REVIEW: Barnum, Theatre in the Park, Chichester, until August 31

The more you think about it, the more remarkable the CFT’s temporary new theatre gets.

Like some giant spacecraft, it has landed in Oaklands Park, but step inside, and once the lights go down, it’s like you’re back in the old main-house auditorium.

The CFT promised an exhilarating mix of state-of-the-art and completely-familiar, and they have delivered – spectacularly so in an interim venue which leaves you wondering just how much more wonderful the revamped main-house theatre will be when we get back to it next year.

Theatre in the Park, so comfortable, so fresh and so welcoming, has set the bar remarkably high.

The problem for the CFT, however, is that the venue will probably prove more memorable than the show which has inaugurated it, a reworked Barnum which carries plenty of conviction but hasn’t quite got the X factor it needs to match the magic of its very own big top

The show has clearly come a long way since last week’s much-muttered-about previews.

But even now, even with no one putting a foot wrong, it’s a show it’s far too easy to drift into and out of, rather than a show which sucks you in and won’t let you go.

Maybe, the expectations are simply too high; maybe Christopher Fitzgerald as Phineas T Barnum, America’s Greatest Showman, hasn’t quite got the magnetism to carry the title. His is a fine performance, but it’s not a performance which will sweep you off your feet.

Consequently, Barnum remains a spectacle. You look at it and you are impressed; but it’s difficult to feel involved until a brief circus flourish towards the end – and then it’s gone.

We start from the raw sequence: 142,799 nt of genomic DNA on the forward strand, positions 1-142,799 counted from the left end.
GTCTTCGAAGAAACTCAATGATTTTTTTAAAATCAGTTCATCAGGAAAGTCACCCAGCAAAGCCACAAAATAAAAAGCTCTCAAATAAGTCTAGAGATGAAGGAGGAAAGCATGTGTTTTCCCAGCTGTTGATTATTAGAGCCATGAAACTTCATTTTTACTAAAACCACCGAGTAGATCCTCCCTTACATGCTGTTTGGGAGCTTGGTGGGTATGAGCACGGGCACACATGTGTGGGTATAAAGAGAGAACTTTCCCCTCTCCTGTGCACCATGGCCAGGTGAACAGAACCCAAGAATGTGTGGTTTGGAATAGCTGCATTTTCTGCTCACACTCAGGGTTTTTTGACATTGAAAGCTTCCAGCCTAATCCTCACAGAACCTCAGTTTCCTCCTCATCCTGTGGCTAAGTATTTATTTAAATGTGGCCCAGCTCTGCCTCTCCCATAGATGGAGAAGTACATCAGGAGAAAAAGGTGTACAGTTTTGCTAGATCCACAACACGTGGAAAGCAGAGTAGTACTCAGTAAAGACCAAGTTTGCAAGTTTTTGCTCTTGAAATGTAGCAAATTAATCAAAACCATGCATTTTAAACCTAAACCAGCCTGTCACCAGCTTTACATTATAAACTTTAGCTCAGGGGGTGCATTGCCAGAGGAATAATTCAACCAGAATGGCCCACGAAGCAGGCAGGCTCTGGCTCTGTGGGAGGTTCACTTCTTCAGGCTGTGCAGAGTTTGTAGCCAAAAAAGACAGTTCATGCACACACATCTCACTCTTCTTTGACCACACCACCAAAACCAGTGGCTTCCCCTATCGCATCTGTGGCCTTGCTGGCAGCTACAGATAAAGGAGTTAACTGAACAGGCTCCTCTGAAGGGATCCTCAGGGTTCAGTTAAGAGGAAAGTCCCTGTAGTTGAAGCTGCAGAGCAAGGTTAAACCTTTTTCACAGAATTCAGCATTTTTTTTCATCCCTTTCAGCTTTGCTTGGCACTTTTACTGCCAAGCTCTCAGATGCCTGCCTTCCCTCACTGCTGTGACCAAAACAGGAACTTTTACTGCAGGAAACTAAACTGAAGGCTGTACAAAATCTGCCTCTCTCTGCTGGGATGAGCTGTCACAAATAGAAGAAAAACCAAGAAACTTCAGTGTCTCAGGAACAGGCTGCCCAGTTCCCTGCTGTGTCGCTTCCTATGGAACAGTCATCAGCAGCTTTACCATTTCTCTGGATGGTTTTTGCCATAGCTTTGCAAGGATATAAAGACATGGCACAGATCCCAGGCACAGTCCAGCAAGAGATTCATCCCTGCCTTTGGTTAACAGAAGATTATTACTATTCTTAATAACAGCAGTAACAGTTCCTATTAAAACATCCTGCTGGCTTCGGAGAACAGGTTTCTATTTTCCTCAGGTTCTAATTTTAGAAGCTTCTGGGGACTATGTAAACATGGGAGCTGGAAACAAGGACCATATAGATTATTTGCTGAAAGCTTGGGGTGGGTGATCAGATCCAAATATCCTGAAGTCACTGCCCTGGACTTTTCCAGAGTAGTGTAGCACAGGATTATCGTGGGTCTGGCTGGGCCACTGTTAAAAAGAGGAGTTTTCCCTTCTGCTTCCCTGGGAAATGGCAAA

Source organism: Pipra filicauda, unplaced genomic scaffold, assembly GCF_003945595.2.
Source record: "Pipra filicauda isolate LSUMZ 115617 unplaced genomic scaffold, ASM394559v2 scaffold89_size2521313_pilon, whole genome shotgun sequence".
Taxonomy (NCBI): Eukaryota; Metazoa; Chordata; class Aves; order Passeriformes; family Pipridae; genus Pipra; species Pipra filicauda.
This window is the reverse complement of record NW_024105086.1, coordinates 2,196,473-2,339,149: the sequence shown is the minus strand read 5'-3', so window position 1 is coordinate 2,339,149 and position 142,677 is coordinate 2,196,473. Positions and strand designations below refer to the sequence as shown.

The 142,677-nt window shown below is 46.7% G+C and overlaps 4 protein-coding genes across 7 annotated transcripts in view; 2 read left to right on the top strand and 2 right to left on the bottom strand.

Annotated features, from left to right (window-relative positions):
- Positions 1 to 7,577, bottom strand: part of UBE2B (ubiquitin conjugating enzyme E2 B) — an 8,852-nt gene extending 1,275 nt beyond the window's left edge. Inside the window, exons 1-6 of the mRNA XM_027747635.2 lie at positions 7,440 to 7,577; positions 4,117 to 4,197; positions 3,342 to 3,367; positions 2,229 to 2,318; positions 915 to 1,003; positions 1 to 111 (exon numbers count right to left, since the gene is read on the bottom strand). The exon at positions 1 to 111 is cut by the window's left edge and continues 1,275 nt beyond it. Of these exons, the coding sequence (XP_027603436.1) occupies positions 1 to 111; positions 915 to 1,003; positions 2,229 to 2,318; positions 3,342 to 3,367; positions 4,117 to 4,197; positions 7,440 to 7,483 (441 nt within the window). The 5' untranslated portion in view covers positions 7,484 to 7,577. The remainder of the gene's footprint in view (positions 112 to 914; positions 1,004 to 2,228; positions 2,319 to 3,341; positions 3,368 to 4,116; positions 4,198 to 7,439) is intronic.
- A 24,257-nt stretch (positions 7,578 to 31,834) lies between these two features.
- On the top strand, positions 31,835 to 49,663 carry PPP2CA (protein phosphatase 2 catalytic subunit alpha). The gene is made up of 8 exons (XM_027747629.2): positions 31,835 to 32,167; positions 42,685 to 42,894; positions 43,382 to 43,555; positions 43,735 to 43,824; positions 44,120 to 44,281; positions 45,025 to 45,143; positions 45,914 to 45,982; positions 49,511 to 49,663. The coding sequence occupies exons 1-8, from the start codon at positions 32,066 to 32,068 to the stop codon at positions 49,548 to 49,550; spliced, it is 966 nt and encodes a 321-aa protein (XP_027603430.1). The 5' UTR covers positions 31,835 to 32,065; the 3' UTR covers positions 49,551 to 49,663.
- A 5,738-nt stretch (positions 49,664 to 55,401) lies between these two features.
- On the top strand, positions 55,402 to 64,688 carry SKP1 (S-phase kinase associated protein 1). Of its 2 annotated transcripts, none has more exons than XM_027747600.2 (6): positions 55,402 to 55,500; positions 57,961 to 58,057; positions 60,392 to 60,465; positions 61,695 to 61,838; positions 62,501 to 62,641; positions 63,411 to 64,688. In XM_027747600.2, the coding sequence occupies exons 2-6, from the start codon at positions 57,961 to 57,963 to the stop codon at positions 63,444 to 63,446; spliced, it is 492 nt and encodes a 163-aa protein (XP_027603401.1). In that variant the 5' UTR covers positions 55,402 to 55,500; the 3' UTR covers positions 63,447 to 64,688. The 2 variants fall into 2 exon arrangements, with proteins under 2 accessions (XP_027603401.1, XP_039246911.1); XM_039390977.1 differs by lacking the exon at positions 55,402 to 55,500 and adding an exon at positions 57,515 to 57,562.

The episodic nature of the tale doesn’t help, a succession of freaks, fakes and performers who are introduced and are then dropped.

At the show’s heart is Barnum’s relationship with his long-suffering wife, beautifully played by Tamsin Carroll. But time and again, you sense – if you’re off centre – the extent to which director Timothy Sheader hasn’t catered for those not sitting directly front on to the stage.

The songs are snappily delivered and choreographed, but too few of them are memorable; and the little trick with the body-less jacket and the headless hat rapidly wears very thin. Again, maybe it works it you are facing straight on; if you’re not, the fact is that it simply doesn’t work.

But the first night still brought an ecstatic response. Maybe it either grabs you or it doesn’t. An astonishing amount of work has gone into it, and there’s no doubting the skill or the energy. But The Music Man this isn’t. Even with this reworking, Barnum doesn’t truly persuade that here’s a lost gem that the world has been mad to overlook for so long – even if it does give us a glimpse of the world’s biggest elephant.

Phil Hewitt